L’évolution du language C++ par son créateur – de 2006 à 2020

Le créateur du language C++ explique les changements introduits dans le C++ ISO de 2006 à 2020.

Thriving in a Crowded and ChangingWorld: C++ 2006–2020

BJARNE STROUSTRUP, Morgan Stanley and Columbia University, USA
Shepherd: Yannis Smaragdakis, University of Athens, Greece

By 2006, C++ had been in widespread industrial use for 20 years. It contained parts that had survived unchanged since introduced into C in the early 1970s as well as features that were novel in the early 2000s. From 2006 to 2020, the C++ developer community grew from about 3 million to about 4.5 million. It was a period where new programming models emerged, hardware architectures evolved, new application domains gained massive importance, and quite a few well-financed and professionally marketed languages fought for dominance. How did C++ ś an older language without serious commercial backing ś manage to thrive in the face of all that?
This paper focuses on the major changes to the ISO C++ standard for the 2011, 2014, 2017, and 2020 revisions.
The standard library is about 3/4 of the C++20 standard, but this paper’s primary focus is on language features and the programming techniques they support.
The paper contains long lists of features documenting the growth of C++. Significant technical points are discussed and illustrated with short code fragments. In addition, it presents some failed proposals and the discussions that led to their failure. It offers a perspective on the bewildering flow of facts and features across the years. The emphasis is on the ideas, people, and processes that shaped the language.
Themes include efforts to preserve the essence of C++ through evolutionary changes, to simplify its use, to improve support for generic programming, to better support compile-time programming, to extend support for concurrency and parallel programming, and to maintain stable support for decades’ old code.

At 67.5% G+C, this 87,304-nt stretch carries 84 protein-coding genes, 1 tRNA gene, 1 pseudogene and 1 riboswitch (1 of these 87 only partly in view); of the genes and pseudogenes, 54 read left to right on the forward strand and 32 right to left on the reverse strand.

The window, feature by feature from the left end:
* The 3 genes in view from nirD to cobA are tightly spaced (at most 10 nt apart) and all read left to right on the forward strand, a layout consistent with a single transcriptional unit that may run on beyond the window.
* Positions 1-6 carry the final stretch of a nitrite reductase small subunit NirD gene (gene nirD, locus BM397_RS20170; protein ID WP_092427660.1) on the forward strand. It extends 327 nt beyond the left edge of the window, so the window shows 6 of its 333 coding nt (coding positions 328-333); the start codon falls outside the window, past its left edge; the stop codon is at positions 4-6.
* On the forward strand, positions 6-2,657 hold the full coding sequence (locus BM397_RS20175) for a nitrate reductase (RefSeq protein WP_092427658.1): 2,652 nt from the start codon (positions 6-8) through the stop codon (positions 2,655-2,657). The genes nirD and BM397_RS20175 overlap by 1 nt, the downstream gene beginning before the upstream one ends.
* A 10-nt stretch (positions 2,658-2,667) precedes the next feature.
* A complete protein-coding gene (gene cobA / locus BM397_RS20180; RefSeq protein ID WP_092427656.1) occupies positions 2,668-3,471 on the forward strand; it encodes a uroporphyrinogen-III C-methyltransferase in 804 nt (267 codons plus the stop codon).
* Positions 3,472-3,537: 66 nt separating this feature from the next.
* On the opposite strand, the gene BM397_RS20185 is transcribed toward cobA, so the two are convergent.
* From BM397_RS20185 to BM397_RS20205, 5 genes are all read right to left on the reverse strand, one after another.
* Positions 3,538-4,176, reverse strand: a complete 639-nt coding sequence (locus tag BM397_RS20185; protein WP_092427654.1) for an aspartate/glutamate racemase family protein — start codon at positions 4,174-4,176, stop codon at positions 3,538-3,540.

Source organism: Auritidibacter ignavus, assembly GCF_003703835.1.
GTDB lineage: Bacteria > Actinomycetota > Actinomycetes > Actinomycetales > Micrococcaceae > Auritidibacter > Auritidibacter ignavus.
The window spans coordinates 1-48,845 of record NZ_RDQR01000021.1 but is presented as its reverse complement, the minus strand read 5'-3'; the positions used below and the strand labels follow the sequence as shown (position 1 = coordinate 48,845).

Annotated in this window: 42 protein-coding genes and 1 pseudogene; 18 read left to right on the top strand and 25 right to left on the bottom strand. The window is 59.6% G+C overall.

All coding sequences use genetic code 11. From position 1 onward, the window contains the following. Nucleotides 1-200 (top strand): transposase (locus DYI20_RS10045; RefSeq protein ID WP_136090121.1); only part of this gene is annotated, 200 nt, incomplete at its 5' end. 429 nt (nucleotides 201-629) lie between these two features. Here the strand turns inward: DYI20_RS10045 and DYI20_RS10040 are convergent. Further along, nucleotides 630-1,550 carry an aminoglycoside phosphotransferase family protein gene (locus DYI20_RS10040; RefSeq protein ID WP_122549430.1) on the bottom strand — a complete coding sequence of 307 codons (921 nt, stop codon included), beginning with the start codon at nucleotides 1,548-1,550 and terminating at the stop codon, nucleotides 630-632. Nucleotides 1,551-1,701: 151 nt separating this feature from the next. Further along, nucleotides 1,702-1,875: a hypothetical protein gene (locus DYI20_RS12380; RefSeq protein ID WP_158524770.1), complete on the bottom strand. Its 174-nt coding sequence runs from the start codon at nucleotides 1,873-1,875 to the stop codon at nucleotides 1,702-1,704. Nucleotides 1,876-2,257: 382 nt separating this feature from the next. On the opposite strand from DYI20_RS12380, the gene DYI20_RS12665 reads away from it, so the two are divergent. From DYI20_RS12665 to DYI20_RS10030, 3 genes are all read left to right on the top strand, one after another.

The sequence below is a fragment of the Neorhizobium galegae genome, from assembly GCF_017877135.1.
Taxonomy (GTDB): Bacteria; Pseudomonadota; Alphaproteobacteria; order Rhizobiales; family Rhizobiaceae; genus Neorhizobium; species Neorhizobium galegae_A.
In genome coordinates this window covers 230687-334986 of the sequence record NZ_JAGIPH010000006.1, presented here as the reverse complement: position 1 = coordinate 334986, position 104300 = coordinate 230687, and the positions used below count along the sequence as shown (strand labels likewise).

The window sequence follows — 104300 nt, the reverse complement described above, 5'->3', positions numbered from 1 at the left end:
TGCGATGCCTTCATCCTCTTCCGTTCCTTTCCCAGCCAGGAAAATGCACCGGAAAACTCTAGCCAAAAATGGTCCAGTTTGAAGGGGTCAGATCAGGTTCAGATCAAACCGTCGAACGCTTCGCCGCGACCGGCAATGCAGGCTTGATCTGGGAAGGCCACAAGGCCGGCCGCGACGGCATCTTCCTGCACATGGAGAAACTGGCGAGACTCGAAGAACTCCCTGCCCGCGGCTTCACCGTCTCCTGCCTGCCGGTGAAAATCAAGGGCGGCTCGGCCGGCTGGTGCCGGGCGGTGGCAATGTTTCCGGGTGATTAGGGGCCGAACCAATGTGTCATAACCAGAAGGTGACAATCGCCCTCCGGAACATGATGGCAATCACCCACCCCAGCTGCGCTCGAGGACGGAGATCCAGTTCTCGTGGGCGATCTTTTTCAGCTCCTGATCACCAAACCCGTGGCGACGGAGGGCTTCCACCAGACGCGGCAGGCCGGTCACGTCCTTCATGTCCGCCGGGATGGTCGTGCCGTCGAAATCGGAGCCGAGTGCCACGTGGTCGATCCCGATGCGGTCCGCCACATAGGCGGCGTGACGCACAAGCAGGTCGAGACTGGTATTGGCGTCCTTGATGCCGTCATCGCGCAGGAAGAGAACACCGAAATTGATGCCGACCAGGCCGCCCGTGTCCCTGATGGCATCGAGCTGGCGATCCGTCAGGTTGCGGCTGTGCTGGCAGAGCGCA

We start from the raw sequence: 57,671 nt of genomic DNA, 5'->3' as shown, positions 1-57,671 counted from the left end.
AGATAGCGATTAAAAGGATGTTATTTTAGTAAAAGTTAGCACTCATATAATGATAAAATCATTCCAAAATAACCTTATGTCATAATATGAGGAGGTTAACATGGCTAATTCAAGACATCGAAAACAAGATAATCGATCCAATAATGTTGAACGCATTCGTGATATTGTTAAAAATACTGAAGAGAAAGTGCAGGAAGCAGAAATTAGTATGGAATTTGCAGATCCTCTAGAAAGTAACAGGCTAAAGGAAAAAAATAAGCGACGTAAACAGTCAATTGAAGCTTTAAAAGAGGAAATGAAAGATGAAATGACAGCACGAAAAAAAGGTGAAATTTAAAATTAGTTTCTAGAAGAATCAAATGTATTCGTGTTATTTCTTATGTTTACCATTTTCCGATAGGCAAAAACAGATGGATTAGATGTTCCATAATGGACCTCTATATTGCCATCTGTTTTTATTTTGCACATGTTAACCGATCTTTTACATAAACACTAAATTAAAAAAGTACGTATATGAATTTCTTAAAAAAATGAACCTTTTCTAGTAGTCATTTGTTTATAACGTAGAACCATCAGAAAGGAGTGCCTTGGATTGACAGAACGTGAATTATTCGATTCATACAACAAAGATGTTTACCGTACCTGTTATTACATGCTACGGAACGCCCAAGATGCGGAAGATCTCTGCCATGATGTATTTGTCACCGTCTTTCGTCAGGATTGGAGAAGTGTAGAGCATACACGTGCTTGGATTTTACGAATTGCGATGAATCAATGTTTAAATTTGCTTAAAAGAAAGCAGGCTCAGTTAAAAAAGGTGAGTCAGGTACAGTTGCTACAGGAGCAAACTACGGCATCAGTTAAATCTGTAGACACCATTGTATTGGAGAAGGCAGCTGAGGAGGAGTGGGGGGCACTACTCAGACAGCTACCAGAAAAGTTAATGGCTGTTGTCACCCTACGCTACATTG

The ISO C++ standard evolves through a consensus process. Inevitably, there is competition among proposals and clashes (usually polite ones) over direction, design philosophies, and principles. The committee is now larger and more active than ever, with as many as 250 people turning up to week-long meetings three times a year and many more taking part electronically. We try (not always successfully) to mitigate the effects of design by committee, bureaucratic paralysis, and excessive enthusiasm for a variety of language fashions.
Specific language-technical topics include the memory model, concurrency and parallelism, compile-time computation, move-semantics, exceptions, lambda expressions, and modules. Designing a mechanism for specifying a template’s requirements on its arguments that is sufficiently flexible and precise yet doesn’t impose run-time costs turned out to be hard. The repeated attempts to design łconceptsž to do that have their roots back in the 1980s and touch upon many key design issues for C++ and for generic programming.
The description is based on personal participation in the key events and design decisions, backed by the thousands of papers and hundreds of meeting minutes in the ISO C++ standards committee’s archives.

Downloadez le document de 168 pages: https://dl.acm.org/doi/pdf/10.1145/3386320